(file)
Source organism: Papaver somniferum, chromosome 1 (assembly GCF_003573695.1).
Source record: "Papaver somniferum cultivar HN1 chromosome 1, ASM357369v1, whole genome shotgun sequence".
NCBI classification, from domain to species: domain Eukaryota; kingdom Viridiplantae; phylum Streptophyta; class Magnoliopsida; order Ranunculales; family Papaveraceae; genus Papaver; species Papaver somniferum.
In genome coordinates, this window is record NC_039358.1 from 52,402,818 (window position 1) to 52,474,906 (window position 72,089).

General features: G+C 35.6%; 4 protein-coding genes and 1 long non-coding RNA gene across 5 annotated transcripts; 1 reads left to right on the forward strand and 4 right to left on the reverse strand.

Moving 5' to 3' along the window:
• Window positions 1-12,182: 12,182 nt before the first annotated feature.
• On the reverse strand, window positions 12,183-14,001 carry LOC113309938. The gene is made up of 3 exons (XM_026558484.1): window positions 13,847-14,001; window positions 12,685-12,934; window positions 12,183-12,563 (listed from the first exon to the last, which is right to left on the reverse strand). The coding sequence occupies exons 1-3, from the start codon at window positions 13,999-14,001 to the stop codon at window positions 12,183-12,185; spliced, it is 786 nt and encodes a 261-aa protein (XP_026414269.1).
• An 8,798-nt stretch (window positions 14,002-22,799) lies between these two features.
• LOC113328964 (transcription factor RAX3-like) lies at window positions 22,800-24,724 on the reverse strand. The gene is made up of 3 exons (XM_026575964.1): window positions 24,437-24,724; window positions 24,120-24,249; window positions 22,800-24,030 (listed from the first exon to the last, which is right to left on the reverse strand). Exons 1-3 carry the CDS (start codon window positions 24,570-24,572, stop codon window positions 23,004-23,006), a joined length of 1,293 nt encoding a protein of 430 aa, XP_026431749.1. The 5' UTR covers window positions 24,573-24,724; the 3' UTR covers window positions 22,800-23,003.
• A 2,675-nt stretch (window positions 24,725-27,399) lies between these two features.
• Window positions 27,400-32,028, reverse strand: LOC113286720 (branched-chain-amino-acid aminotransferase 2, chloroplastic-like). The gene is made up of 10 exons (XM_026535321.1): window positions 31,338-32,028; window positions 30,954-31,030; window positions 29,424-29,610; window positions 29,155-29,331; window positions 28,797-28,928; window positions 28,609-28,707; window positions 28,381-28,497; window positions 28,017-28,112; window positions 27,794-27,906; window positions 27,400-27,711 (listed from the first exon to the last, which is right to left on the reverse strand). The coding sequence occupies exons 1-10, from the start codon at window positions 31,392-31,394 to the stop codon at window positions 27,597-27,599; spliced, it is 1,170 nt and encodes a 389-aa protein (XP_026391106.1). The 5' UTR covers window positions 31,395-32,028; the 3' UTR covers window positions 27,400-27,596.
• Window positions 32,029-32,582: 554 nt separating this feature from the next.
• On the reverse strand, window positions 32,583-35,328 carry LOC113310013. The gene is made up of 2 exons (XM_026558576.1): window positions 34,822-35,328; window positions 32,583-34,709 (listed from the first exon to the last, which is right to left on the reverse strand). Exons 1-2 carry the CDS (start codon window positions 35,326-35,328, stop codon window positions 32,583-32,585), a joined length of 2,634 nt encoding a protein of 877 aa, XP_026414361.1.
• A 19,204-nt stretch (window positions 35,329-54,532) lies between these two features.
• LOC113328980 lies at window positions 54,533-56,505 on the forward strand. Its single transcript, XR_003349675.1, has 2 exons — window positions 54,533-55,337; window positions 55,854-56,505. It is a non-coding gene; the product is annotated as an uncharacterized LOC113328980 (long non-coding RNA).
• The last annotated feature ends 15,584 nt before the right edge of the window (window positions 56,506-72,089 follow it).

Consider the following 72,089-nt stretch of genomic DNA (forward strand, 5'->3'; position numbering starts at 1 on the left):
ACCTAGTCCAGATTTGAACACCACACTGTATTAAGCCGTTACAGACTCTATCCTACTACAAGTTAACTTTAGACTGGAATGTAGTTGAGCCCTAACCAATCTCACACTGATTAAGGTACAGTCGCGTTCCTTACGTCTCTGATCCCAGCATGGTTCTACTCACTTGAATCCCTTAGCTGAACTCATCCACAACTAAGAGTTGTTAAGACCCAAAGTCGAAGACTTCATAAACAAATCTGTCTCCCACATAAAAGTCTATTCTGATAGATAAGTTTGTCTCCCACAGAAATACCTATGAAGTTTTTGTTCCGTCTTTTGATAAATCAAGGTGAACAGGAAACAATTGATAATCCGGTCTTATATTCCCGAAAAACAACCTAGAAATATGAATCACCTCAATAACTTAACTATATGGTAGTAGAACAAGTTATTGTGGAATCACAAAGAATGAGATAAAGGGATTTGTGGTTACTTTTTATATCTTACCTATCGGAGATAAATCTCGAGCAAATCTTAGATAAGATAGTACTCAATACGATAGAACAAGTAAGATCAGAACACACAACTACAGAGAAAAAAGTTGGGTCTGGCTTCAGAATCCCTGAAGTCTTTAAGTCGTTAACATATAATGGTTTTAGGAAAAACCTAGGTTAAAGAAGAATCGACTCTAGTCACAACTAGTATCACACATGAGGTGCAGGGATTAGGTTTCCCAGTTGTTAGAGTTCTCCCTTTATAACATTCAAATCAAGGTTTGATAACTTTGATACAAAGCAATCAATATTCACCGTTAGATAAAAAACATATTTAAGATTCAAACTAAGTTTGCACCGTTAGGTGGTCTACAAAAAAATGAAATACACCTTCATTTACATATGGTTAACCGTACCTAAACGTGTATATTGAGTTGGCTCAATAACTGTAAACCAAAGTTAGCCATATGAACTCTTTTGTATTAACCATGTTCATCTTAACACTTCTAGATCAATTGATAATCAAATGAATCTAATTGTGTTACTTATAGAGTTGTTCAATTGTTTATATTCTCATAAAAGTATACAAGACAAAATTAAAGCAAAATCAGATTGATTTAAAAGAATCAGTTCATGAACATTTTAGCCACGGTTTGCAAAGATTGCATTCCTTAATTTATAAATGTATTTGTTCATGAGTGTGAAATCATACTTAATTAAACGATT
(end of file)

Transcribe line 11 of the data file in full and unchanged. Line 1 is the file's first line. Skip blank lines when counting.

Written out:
• A 2,675-nt stretch (window positions 24,725-27,399) lies between these two features.